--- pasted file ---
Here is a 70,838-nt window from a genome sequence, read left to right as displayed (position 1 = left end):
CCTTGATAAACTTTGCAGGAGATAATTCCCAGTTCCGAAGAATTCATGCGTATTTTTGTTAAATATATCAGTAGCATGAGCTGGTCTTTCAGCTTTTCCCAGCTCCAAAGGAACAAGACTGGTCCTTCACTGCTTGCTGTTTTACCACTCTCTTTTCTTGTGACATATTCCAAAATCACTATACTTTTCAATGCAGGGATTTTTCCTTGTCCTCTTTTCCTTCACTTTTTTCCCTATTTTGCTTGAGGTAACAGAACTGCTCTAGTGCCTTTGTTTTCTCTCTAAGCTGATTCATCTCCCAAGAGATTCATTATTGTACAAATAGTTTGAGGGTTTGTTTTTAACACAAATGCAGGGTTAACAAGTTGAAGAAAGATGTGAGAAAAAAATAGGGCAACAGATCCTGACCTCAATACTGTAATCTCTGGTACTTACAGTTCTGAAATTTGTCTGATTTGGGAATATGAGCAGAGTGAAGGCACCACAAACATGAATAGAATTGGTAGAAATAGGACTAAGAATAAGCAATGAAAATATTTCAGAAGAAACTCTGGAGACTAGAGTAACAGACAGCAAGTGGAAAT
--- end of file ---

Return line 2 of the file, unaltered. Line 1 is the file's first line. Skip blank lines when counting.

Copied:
CCTTGATAAACTTTGCAGGAGATAATTCCCAGTTCCGAAGAATTCATGCGTATTTTTGTTAAATATATCAGTAGCATGAGCTGGTCTTTCAGCTTTTCCCAGCTCCAAAGGAACAAGACTGGTCCTTCACTGCTTGCTGTTTTACCACTCTCTTTTCTTGTGACATATTCCAAAATCACTATACTTTTCAATGCAGGGATTTTTCCTTGTCCTCTTTTCCTTCACTTTTTTCCCTATTTTGCTTGAGGTAACAGAACTGCTCTAGTGCCTTTGTTTTCTCTCTAAGCTGATTCATCTCCCAAGAGATTCATTATTGTACAAATAGTTTGAGGGTTTGTTTTTAACACAAATGCAGGGTTAACAAGTTGAAGAAAGATGTGAGAAAAAAATAGGGCAACAGATCCTGACCTCAATACTGTAATCTCTGGTACTTACAGTTCTGAAATTTGTCTGATTTGGGAATATGAGCAGAGTGAAGGCACCACAAACATGAATAGAATTGGTAGAAATAGGACTAAGAATAAGCAATGAAAATATTTCAGAAGAAACTCTGGAGACTAGAGTAACAGACAGCAAGTGGAAAT